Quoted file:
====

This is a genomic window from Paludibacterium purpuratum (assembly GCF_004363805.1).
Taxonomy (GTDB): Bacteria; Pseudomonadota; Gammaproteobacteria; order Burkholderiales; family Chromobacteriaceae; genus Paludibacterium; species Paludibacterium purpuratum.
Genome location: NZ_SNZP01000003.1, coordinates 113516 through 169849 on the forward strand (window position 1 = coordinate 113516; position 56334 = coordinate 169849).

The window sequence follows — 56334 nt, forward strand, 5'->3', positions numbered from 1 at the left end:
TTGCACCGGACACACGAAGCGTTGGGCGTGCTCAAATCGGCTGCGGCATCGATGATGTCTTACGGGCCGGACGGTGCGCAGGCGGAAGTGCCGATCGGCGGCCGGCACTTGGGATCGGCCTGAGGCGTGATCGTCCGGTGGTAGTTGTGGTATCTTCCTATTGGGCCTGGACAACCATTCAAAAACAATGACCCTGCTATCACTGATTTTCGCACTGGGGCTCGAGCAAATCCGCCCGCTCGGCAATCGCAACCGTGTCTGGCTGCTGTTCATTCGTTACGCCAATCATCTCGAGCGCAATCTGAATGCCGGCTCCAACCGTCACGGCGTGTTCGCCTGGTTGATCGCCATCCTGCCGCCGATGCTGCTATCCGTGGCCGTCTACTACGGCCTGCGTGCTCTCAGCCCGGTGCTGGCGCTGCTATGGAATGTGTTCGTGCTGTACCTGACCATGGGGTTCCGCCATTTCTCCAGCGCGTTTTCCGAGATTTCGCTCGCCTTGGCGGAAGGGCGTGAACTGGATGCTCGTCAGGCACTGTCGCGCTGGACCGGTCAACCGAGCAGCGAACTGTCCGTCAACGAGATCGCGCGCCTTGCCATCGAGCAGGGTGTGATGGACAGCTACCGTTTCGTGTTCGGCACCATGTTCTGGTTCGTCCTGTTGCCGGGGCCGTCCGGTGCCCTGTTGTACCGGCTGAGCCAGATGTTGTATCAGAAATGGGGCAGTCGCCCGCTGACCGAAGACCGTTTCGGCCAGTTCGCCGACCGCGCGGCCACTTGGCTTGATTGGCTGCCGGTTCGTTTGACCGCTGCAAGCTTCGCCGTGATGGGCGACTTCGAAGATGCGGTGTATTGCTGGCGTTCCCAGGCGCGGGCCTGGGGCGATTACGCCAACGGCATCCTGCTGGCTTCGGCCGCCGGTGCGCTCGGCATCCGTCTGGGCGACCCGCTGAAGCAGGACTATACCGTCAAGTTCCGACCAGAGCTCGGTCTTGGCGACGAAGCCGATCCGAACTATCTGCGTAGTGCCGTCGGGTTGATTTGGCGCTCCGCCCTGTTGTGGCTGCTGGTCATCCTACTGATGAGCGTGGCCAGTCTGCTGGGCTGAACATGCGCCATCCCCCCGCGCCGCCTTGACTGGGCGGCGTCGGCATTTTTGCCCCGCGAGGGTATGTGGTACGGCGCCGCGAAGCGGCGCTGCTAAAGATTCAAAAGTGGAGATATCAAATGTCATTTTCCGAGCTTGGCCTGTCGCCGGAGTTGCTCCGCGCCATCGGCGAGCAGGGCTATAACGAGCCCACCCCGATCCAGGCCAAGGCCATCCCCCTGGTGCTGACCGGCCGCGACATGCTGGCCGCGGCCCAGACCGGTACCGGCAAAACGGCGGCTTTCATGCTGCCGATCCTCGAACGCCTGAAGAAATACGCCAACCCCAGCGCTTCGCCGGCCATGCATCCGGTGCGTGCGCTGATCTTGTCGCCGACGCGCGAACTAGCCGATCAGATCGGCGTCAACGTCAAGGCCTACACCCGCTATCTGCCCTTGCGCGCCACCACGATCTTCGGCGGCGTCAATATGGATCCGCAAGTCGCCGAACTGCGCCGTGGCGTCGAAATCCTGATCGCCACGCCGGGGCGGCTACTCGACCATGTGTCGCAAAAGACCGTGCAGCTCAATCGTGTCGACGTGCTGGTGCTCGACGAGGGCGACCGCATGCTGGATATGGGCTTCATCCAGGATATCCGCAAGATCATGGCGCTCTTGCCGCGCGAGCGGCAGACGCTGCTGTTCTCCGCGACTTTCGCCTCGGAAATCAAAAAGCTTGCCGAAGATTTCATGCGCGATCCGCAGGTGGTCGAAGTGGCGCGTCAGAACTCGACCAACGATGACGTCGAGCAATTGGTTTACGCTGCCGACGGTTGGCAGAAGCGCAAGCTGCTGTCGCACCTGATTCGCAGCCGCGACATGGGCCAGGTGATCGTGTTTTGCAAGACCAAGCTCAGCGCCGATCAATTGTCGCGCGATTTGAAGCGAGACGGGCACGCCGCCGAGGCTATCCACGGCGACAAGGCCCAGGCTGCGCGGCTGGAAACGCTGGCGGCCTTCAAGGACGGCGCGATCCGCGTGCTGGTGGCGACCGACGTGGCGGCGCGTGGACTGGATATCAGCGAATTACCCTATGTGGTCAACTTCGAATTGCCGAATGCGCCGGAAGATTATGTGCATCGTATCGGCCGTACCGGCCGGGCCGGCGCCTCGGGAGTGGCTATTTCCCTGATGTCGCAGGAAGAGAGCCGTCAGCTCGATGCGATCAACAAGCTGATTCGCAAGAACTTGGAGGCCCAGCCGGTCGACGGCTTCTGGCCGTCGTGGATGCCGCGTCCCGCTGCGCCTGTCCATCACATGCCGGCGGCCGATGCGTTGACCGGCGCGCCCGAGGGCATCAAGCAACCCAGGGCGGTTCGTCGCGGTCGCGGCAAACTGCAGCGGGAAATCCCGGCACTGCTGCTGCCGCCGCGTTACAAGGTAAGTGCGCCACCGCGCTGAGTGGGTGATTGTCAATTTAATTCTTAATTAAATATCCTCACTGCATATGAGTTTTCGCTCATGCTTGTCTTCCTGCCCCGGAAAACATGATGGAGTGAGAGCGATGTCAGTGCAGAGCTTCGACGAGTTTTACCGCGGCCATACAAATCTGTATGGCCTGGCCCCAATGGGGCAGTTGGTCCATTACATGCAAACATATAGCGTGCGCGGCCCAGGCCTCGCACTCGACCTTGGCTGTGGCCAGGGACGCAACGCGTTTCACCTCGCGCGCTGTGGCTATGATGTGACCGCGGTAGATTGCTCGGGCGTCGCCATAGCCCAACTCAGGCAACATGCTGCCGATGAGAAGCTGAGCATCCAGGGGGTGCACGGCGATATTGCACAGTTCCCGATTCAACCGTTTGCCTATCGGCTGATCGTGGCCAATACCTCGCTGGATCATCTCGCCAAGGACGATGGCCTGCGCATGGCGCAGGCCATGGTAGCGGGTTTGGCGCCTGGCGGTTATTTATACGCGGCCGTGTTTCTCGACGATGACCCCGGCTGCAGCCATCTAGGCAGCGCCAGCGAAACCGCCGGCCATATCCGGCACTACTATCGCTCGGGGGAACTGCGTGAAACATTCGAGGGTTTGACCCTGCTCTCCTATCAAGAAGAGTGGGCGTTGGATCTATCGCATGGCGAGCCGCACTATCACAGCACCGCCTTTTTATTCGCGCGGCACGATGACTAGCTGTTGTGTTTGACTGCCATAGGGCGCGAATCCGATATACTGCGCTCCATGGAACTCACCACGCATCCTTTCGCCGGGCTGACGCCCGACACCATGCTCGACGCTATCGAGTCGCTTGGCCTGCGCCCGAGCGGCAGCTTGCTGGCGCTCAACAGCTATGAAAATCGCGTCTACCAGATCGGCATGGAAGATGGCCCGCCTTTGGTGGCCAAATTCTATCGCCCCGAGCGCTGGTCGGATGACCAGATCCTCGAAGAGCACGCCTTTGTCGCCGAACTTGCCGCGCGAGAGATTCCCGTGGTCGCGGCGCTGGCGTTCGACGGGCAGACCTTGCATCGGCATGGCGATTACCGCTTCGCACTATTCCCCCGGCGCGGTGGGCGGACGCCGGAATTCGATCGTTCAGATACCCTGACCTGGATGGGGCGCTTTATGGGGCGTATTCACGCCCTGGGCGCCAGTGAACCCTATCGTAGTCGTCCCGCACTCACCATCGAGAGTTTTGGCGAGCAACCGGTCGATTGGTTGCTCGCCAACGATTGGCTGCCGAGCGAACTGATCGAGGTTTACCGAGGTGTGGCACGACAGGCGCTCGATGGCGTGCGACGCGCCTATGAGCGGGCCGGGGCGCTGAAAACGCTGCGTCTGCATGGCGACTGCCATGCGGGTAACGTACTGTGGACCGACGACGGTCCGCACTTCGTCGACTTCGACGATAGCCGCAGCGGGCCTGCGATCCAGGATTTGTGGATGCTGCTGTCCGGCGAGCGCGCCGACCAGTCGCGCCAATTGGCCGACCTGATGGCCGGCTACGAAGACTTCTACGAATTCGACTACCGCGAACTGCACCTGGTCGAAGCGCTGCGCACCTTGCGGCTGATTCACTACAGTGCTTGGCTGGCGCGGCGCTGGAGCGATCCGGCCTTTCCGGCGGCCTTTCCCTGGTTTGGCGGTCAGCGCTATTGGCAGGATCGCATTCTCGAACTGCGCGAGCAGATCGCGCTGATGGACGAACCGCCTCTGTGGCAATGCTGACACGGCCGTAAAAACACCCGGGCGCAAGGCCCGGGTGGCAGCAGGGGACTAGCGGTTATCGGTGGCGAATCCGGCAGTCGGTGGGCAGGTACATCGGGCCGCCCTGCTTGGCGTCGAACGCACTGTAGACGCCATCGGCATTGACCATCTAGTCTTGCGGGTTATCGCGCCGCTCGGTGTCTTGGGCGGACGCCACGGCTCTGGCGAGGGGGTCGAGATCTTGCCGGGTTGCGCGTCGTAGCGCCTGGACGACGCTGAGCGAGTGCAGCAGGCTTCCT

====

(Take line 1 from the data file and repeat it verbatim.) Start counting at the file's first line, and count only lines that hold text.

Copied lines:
This is a genomic window from Paludibacterium purpuratum (assembly GCF_004363805.1).